Low Glycemic Index Prototype Isomaltulose-Update of Clinical Trials

Nutrients. 2017 Apr 13;9(4):381. doi: 10.3390/nu9040381.


Low glycemic index diets are supposed to achieve a more beneficial effect on blood glucose control in people with diabetes mellitus and may also provide metabolic benefits for the general population. A prototype of a low-glycemic index carbohydrate is the natural occurring disaccharide isomaltulose that can be commercially produced from sucrose (beet sugar) to industrial scale. It is currently used in various food and drink applications as well as special and clinical nutrition feeds and formula diet as a food ingredient and alternative sugar. Here we provide an overview on clinical trials with isomaltulose including an analysis of its effects on glycemia and fat oxidation as compared to high glycemic index sugars and carbohydrates. In addition, we discuss recent reports on beneficial effects in weight-loss maintenance and pregnancy.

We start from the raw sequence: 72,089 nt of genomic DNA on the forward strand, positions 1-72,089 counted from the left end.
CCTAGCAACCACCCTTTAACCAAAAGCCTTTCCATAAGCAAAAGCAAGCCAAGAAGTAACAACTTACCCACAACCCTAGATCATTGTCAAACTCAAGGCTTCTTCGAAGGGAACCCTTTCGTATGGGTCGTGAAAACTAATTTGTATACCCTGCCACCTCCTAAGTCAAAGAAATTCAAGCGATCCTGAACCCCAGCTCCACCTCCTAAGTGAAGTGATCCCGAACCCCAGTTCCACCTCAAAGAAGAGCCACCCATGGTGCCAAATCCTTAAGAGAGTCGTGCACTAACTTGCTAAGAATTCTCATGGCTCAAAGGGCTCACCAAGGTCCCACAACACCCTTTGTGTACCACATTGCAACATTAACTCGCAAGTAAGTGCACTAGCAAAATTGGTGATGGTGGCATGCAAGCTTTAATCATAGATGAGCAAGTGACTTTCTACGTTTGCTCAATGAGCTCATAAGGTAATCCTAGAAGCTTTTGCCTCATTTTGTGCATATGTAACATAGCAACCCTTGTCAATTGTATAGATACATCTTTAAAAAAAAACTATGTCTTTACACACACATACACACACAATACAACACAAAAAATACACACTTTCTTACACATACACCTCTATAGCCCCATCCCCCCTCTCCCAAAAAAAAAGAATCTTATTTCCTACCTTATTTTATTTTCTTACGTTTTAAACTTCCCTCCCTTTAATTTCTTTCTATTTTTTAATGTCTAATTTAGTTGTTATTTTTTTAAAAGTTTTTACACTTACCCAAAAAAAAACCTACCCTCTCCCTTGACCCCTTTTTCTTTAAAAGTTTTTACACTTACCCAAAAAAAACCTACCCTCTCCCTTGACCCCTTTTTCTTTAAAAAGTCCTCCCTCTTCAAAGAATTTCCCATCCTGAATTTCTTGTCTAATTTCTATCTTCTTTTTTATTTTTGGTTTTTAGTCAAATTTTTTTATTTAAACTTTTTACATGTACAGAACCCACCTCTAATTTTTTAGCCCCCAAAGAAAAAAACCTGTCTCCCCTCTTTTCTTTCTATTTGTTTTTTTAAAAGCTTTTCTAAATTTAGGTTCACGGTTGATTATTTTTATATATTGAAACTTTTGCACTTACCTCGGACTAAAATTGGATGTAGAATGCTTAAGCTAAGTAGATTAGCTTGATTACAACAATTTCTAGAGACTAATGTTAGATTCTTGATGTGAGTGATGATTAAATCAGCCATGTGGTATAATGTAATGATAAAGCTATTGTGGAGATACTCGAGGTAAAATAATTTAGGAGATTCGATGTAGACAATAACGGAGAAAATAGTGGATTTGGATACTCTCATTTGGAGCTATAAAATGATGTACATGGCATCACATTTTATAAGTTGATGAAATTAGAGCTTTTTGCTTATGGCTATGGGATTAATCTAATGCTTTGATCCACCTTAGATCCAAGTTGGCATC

Keywords: clinical trials; diabetes mellitus; fertility and pregnancy outcome; glucose metabolism; glycemic index; isomaltulose; sweetened beverages; weight-loss maintenance.

Publication types

  • Review

MeSH terms

  • Athletic Performance
  • Body Weight Maintenance
  • Clinical Trials as Topic
  • Cognition
  • Diabetes Mellitus, Type 1 / blood
  • Diabetes Mellitus, Type 1 / diet therapy*
  • Diabetes Mellitus, Type 2 / blood
  • Diabetes Mellitus, Type 2 / diet therapy*
  • Diet, Diabetic* / adverse effects
  • Diet, Reducing / adverse effects
  • Female
  • Glycemic Index*
  • Humans
  • Hyperglycemia / prevention & control*
  • Isomaltose / adverse effects
  • Isomaltose / analogs & derivatives*
  • Isomaltose / therapeutic use
  • Male
  • Nutritive Sweeteners / adverse effects
  • Nutritive Sweeteners / therapeutic use*
  • Overweight / prevention & control
  • Pregnancy
  • Pregnancy Complications / prevention & control
  • Sports Nutritional Physiological Phenomena
  • Weight Reduction Programs


  • Nutritive Sweeteners
  • Isomaltose
  • isomaltulose